Aligned With God’s Desire

The scriptural foundation strongly demonstrates that God desires His church to grow in number. As I came into a small church with a calling to relaunch it, I had to bear in mind this ultimate conviction: God’s desire was for the church to grow in number as people would come to know Him. Many of the people in the church just wanted their church to be good for them. We had to work together to come into alignment with God’s desire for His Church to be a growing gathering of people who are being saved.

Centerpoint's new believers being baptized at Oceanside Beach.

Centerpoint’s new believers being baptized at Oceanside Beach.

I had to reconceive the role of pastor; I could not simply be a nice chaplain who would deliver a weekly homily. I had to be a shepherd — a pastor who would actively gather a flock and lead that flock toward God’s best, which includes numerical growth. From those earliest days 10 years ago, I felt a determination to offer people an opportunity to start following Jesus at every worship service. God has honored that fundamental act of alignment with His desire for growth by adding to our number those who are being saved.

Deliberately Attractive

Jesus designated his disciples as those who would be “fishers of men” (Matthew 4:19 KJV). His idea was that His disciples — His Church —  would catch people. Fishermen work hard to use the right bait, the correct hook and the appropriate nets to attract and then catch the fish. As a church that is living out the reality of being “fishers of men,” we deliberately do whatever we can to attract people to the goodness of life in community in Christ.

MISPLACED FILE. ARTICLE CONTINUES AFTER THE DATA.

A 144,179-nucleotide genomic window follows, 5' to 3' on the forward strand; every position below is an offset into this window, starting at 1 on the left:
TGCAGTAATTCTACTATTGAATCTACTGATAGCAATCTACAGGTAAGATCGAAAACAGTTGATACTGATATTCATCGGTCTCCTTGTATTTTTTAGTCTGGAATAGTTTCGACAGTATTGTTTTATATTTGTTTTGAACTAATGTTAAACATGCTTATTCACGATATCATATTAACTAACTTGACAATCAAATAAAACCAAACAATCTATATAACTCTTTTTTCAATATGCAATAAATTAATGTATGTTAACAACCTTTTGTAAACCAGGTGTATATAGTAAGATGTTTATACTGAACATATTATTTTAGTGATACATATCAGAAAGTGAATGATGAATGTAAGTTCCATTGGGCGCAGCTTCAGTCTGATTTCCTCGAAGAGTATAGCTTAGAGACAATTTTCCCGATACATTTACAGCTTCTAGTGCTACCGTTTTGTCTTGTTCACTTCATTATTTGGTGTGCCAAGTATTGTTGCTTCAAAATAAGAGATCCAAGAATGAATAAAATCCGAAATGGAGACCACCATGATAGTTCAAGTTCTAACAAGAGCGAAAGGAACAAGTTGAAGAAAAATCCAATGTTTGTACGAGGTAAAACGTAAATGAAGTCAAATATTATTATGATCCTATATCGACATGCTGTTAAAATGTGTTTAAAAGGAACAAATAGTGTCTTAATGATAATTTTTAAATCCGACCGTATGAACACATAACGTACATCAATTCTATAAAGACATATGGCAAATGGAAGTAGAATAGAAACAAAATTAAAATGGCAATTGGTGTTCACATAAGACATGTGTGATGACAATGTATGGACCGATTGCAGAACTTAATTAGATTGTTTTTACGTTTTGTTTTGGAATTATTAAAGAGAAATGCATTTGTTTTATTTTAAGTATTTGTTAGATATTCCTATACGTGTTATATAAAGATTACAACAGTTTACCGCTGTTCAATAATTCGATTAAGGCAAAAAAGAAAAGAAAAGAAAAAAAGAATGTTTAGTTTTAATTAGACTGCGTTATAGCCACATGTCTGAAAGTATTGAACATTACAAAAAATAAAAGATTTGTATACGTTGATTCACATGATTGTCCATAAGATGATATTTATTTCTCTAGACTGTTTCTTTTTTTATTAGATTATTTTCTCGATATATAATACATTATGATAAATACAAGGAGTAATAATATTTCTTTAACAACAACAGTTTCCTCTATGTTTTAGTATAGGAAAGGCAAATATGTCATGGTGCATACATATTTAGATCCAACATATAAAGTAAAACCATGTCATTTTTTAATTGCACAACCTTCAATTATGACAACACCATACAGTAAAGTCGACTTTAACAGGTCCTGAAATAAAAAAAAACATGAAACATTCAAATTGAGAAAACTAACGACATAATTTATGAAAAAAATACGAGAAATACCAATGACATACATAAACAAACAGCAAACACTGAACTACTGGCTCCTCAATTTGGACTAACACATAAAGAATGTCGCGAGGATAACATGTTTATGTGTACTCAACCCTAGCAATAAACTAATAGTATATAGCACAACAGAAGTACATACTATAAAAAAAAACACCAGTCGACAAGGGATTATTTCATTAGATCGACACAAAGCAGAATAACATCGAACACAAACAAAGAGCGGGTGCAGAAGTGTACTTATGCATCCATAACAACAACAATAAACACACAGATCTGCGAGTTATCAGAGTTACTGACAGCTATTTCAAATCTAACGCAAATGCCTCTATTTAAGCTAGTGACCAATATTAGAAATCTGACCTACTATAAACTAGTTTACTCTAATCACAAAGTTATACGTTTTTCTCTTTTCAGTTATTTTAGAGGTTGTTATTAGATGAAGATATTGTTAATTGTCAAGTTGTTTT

At Centerpoint Church, we approach our weekend services with our guests in mind. We preach at least half of the year on issues of felt needs — such as marriage, parenting, finances and emotional health —  of the people outside the church in our area. As much as it has become cliché to disparage this kind of preaching as “therapeutic deism,” Scripture has much to say about these issues. It would be a disservice not to attract people through the power and life-giving wisdom of God’s Word in ways that are relevant.

John Hansen is the lead pastor of Centerpoint Church in Murrieta, Calif. (centerpointmurrieta.com). He previously served as a missionary in Asia. Read more from Hansen on his blog at johnhansen.tv or on Twitter @jvh74.

John Hansen is the lead pastor of Centerpoint Church in Murrieta, Calif. (centerpointmurrieta.com). He previously served as a missionary in Asia. Read more from Hansen on his blog at johnhansen.tv or on Twitter @jvh74.

Invited to Live the Mission

As we have attracted people over the years, we have worked equally hard to engage people in a missional lifestyle. We work hard to move people into missional community through their LifeGroups, and we arrange all of our ministries around service and influence in the community. Attractional and missional are not meant to be dichotomous characteristics of a church. They are mutually integral.

Jesus gathered the crowd of 5,000, taught them and fed them (Matthew 14:13–21).  He catered to their “consumerism” and then eventually also sent out the 12 and then the 72. We are attempting to follow Jesus in this regard. By creating opportunities for making a difference together, we are helping people to experience fulfillment in being part of the kingdom of God.

Over these 10 years in Murrieta, I have done what I can to lead our church in coming into alignment with God’s desire for growth. I’ve cultivated a deliberately attractive approach to our weekend services. I’ve invited people over and over again to live out the mission of Jesus. These factors have helped shape a culture by which a broad number of people have felt blessed and in which they have desired to continue to participate. In the end, however, this fruitfulness is the work of God in our midst.

 

This blog post was borrowed from Light and Life Magazine, from fmcusa.org.